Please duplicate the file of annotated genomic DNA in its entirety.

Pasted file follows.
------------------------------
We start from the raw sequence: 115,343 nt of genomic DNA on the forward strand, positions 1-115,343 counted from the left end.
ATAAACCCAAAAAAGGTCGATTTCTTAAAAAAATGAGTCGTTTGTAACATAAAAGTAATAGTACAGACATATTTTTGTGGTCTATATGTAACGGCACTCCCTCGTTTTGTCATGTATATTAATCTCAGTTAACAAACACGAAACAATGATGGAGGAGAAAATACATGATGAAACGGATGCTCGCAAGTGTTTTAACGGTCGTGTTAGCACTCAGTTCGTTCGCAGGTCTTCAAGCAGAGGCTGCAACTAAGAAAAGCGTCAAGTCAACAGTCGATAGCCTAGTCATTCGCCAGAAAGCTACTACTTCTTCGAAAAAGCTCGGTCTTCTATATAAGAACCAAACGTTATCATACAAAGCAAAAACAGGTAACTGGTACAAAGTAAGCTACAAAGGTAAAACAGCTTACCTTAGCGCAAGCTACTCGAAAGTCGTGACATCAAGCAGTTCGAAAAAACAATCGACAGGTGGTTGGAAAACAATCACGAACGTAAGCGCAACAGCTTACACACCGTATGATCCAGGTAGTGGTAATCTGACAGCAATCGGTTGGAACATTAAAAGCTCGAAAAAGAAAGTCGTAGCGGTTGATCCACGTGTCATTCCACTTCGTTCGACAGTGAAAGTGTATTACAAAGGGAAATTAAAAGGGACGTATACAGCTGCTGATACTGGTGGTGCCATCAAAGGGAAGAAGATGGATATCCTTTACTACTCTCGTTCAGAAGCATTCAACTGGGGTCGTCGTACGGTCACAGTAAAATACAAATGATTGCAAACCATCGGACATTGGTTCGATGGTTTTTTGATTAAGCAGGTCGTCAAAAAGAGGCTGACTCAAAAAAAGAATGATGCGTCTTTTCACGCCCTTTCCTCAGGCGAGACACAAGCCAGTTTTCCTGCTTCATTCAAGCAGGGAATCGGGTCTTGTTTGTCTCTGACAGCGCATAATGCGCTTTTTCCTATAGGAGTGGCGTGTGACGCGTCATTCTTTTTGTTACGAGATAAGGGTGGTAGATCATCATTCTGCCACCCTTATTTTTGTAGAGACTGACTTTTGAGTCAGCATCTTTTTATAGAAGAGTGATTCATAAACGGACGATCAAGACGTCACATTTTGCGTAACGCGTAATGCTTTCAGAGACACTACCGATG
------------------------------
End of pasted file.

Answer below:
We start from the raw sequence: 115,343 nt of genomic DNA on the forward strand, positions 1-115,343 counted from the left end.
ATAAACCCAAAAAAGGTCGATTTCTTAAAAAAATGAGTCGTTTGTAACATAAAAGTAATAGTACAGACATATTTTTGTGGTCTATATGTAACGGCACTCCCTCGTTTTGTCATGTATATTAATCTCAGTTAACAAACACGAAACAATGATGGAGGAGAAAATACATGATGAAACGGATGCTCGCAAGTGTTTTAACGGTCGTGTTAGCACTCAGTTCGTTCGCAGGTCTTCAAGCAGAGGCTGCAACTAAGAAAAGCGTCAAGTCAACAGTCGATAGCCTAGTCATTCGCCAGAAAGCTACTACTTCTTCGAAAAAGCTCGGTCTTCTATATAAGAACCAAACGTTATCATACAAAGCAAAAACAGGTAACTGGTACAAAGTAAGCTACAAAGGTAAAACAGCTTACCTTAGCGCAAGCTACTCGAAAGTCGTGACATCAAGCAGTTCGAAAAAACAATCGACAGGTGGTTGGAAAACAATCACGAACGTAAGCGCAACAGCTTACACACCGTATGATCCAGGTAGTGGTAATCTGACAGCAATCGGTTGGAACATTAAAAGCTCGAAAAAGAAAGTCGTAGCGGTTGATCCACGTGTCATTCCACTTCGTTCGACAGTGAAAGTGTATTACAAAGGGAAATTAAAAGGGACGTATACAGCTGCTGATACTGGTGGTGCCATCAAAGGGAAGAAGATGGATATCCTTTACTACTCTCGTTCAGAAGCATTCAACTGGGGTCGTCGTACGGTCACAGTAAAATACAAATGATTGCAAACCATCGGACATTGGTTCGATGGTTTTTTGATTAAGCAGGTCGTCAAAAAGAGGCTGACTCAAAAAAAGAATGATGCGTCTTTTCACGCCCTTTCCTCAGGCGAGACACAAGCCAGTTTTCCTGCTTCATTCAAGCAGGGAATCGGGTCTTGTTTGTCTCTGACAGCGCATAATGCGCTTTTTCCTATAGGAGTGGCGTGTGACGCGTCATTCTTTTTGTTACGAGATAAGGGTGGTAGATCATCATTCTGCCACCCTTATTTTTGTAGAGACTGACTTTTGAGTCAGCATCTTTTTATAGAAGAGTGATTCATAAACGGACGATCAAGACGTCACATTTTGCGTAACGCGTAATGCTTTCAGAGACACTACCGATG